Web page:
Put more conventionally: Losing a proton is acting as an acid. Losing a hydrogen or gaining oxygen is often being oxidized. And conversely, Gaining a proton is acting as a base. Gaining a hydrogen or losing oxygen is often being reduced.

Why H & O in this molecular tic-tac-toe? Oxygen’s kinda like a “dog whisperer” – it’s really good at recruiting dogs & convincing dogs to stay loyal to it. Hydrogen, on the other hand has a pretty hard time keeping the dog it has.

Dog whisper power (ELECTRONEGATIVITY) comes from having a strong whisper (lots of protons) (towards the right of the periodic table) & having the furthest dogs able to hear you (valence electrons nearer the nucleus)(towards top of the periodic table).

So when an oxygen dog walker meets a hydrogen dog walker, and the hydrogen dog starts sniffing one of the oxygen dogs, the oxygen dog walker convinces it to stay. And it “brainwashes” the dog into switching its loyalty from the H to the O. So now the O basically “owns it” (what’s really going on is that the electrons are whizzing around & if you were to take a snapshot, the electrons from pair of shared electrons formed is more likely to be closer to the oxygen).

This “ownership” is reflected in the oxidation state, which basically says, if you were to split up the walkers, who would the dogs stay with? And how does this compare to how many the walker has in its neutral form. 

For example, oxygen has 8 protons, so to be neutral it needs 8 electrons. If you were to break an O-H bond, O would have the 6 it started with, and the one from the H, so 7. 6-7 = -1 so the O has an oxidation state of -1 when it’s bound to an H and something else. You could actually remove the H (deprotonate) and that oxidation state wouldn’t change because the electron had already “shifted loyalty”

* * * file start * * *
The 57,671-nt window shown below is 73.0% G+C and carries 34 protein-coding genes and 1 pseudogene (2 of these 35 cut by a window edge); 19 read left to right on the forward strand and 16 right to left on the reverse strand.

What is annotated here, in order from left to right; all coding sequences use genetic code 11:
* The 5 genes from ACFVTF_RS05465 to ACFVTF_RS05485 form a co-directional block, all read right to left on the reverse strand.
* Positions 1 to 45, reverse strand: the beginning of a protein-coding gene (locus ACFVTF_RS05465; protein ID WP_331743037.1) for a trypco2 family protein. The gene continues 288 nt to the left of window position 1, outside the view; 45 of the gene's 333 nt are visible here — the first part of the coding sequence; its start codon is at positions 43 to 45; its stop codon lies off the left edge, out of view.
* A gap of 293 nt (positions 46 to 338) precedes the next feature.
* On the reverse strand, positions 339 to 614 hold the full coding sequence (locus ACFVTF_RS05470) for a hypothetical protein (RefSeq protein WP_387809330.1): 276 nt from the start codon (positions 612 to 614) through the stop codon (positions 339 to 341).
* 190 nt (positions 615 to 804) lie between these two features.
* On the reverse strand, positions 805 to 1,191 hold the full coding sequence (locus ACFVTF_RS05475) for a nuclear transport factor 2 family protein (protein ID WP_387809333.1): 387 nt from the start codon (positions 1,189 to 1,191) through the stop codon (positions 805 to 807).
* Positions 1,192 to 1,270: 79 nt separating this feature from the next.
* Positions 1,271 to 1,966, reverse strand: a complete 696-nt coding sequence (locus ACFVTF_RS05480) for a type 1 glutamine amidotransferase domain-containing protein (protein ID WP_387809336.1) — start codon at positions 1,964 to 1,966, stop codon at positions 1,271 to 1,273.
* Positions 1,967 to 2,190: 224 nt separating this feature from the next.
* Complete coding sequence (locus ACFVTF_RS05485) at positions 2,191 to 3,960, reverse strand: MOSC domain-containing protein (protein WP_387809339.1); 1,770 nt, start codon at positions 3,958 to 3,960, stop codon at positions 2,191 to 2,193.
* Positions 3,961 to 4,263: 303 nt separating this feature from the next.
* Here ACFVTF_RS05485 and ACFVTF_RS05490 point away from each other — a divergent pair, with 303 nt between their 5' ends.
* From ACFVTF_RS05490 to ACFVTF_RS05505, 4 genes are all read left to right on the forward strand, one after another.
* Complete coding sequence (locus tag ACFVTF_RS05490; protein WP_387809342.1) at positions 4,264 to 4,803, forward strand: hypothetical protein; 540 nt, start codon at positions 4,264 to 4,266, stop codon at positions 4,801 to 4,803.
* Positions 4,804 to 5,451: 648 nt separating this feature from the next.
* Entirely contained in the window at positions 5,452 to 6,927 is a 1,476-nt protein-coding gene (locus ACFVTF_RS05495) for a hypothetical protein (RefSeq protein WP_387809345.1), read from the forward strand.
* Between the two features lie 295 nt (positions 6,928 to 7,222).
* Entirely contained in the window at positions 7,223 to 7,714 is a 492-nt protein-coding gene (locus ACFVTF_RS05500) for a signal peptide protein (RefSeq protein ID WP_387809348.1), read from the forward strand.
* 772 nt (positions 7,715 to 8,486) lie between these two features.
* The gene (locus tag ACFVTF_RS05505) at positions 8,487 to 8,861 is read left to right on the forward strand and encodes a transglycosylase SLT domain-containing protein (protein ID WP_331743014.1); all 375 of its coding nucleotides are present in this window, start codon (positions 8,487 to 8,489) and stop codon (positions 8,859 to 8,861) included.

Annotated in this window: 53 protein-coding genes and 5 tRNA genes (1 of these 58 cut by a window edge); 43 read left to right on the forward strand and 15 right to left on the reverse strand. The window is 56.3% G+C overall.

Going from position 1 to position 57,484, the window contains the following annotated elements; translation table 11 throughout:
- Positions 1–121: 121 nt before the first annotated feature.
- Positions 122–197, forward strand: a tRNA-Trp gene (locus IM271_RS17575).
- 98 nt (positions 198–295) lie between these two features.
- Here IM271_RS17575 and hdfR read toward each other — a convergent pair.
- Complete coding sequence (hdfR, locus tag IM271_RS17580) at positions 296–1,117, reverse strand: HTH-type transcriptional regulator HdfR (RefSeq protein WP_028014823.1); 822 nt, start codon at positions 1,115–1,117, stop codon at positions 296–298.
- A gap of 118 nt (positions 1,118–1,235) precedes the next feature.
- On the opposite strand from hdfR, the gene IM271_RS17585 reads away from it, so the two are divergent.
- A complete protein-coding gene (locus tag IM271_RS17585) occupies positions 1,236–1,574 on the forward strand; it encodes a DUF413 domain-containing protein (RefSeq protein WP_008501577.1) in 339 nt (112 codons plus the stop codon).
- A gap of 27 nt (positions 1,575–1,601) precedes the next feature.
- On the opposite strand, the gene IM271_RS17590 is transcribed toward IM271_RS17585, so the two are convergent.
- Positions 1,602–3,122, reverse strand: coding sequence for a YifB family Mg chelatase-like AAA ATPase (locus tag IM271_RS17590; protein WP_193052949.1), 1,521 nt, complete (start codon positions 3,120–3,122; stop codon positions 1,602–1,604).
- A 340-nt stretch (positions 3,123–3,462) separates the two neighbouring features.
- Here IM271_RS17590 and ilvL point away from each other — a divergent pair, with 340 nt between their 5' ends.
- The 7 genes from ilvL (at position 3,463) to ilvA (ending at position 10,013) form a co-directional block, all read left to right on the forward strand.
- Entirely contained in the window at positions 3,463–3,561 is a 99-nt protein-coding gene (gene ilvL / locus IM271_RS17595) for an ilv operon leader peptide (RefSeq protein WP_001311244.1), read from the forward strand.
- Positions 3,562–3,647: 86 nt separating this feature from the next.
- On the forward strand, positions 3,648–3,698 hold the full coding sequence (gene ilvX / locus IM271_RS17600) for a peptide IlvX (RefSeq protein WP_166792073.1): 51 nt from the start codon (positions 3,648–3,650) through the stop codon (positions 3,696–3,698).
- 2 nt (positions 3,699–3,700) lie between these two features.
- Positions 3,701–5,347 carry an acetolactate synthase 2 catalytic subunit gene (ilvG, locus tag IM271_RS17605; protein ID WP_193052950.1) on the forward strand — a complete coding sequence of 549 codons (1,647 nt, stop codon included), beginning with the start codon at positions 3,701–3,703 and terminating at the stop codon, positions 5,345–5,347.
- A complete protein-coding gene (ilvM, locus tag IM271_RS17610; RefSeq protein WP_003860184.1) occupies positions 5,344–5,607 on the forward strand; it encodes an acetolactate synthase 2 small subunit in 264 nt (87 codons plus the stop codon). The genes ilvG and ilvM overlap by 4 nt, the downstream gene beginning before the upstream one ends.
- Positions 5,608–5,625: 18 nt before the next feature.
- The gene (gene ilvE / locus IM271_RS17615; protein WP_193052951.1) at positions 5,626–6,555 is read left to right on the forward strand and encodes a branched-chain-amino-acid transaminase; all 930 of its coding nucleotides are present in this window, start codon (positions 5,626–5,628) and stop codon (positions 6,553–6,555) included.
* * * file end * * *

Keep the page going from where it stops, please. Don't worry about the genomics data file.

But now consider an O-O bond like we saw with hydrogen peroxide (H2O2). The Os have equal dog whispering powers, so neither can convince the other’s dog to switch loyalty. So if you were to split the bond evenly , neither “gains” any electrons – they’re left with what they started with – 6 and that’s what they have in neutral form, so you didn’t change oxidation states, but the state you stay with is 0.

You could split that way, and this can happen in the thermal decomposition of hydrogen peroxide (H2O2) we looked at. But that leaves you with free radicals (single lone electrons), which are unstable and go looking for another electron to pair up with.

So then, if those were to find something to join to pick up a partner electron, with something less pully, such as from an H (H NOT H+ which has nothing of use here) it WOULD be gaining an electron – so it WOULD be getting reduced and it’s oxidation state would go to -1.

Alternatively, when something is deprotonated (which is more likely in basic conditions, when there are lots of bases around to take them and the field isn’t already crowded with protons) its oxidation state doesn’t change. Because electrons aren’t moving, just protons, and the electron left behind had already “switched its loyalty”

Because O is so much more electronegative than H, it had “stolen” the H’s electron before the proton even left. When the proton leaves though, it does leave a mark in the form of a lower charge. You aren’t losing an electron, but you ARE losing a proton and the +1 charge it gave.

So the oxygen loses some of its help controlling its electrons. So it can go looking for help. It can pick up another proton, and that will neutralize the charge but it won’t reduce it – you’re not gaining any electrons if you pick up something that doesn’t have any. But if, instead of picking up a proton (acting as a base) it attacks something that’s as or more electronegative as it is? That atom’s going to make it share. so it will be oxidized.

If you take something like an alcohol (something-OH) that O can get oxidized by swapping that H (with its electron) for something more electronegative (and its electron). You still have the same number of electrons, but now they’re not shared evenly – you can’t convince the dog to be loyal to you so if you were to separate the walkers, the dog would stay with the other walker. You’d have 1 less electron, so you’ve been OXIDIZED. And whatever you swap the H (with its electron) onto gets reduced. The key is to find someone to swap with. Things that want to get reduced are oxidants.